A cytomegalovirus-based vaccine provides long-lasting protection against lethal Ebola virus challenge after a single dose
Ebola virus (Zaire ebolavirus; EBOV) is a highly lethal hemorrhagic disease virus that most recently was responsible for two independent 2014 outbreaks in multiple countries in Western Africa, and the Democratic Republic of the Congo, respectively. Herein, we show that a cytomegalovirus (CMV)-based vaccine provides durable protective immunity from Ebola virus following a single vaccine dose. This study has implications for human vaccination against ebolaviruses, as well as for development of a 'disseminating' vaccine to target these viruses in wild African great apes.
We thank Dr U. Koszinowski (Max von Pettenkofer-Institute, Ludwig-Maximilians-University, Germany) for providing the pSMfr3 MCMV BAC, and Dr D. Court (NCI-Frederick, MD) for providing the lambda-based recombination system used to construct the original MCMV/ZEBOV-NPCTL construct. We appreciate K. Marshall (VGTI, OR) and J. Bailey (NIAID, MT) for their organization and coordination of animals used in the study. We also thank the members of Rocky Mountain Veterinary Branch (DIR, NIAID, NIH) for assistance with animal care. Finally, we thank Drs H. Ebihara (DIR, NIAID, NIH), A. Marzi (DIR, NIAID, NIH), P. Barry (University of California at Davis, CA), M. Cranfield (Mountain Gorilla Veterinary Project, Baltimore, MD) for insightful discussions. This study was supported by R21 (AI088442) and the Intramural Research Program of the NIAID, NIH; and University of Plymouth, School of Biomedical and Healthcare Sciences internal funding.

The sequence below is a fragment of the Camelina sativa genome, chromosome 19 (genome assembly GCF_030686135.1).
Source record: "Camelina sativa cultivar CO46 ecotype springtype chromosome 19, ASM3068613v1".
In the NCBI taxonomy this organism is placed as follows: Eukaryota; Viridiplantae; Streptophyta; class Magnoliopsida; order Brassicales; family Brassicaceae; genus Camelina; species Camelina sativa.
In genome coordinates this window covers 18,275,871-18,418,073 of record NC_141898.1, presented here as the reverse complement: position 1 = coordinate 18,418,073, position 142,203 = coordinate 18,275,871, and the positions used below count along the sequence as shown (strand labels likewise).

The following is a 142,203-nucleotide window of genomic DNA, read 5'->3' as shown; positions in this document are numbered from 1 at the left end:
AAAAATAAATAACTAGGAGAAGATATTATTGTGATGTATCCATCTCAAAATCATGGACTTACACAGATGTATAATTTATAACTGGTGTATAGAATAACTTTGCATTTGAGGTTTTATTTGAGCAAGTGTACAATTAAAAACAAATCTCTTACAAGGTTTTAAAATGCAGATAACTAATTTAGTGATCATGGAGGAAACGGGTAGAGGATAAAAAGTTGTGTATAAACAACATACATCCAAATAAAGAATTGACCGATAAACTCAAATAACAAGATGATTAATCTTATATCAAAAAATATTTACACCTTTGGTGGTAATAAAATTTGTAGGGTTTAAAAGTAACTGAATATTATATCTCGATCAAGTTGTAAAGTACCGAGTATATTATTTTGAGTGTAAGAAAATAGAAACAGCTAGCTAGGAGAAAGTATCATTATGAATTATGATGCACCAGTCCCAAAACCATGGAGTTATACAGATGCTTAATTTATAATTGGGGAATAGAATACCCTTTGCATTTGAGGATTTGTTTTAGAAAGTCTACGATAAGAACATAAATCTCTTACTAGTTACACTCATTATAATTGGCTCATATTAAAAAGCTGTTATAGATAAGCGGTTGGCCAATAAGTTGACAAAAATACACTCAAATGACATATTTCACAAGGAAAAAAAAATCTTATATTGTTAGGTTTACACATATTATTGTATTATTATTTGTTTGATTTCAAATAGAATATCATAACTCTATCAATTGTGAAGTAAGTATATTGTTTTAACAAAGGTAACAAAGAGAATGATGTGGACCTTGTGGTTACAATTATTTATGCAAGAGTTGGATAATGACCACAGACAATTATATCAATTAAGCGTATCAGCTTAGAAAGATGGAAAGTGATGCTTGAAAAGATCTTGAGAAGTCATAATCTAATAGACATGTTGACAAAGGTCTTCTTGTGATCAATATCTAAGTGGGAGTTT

This is the author accepted manuscript. The final version is available fromElsevier via the DOI in this record.
, Vol. 33, pp. 2261 - 2266
Place of publication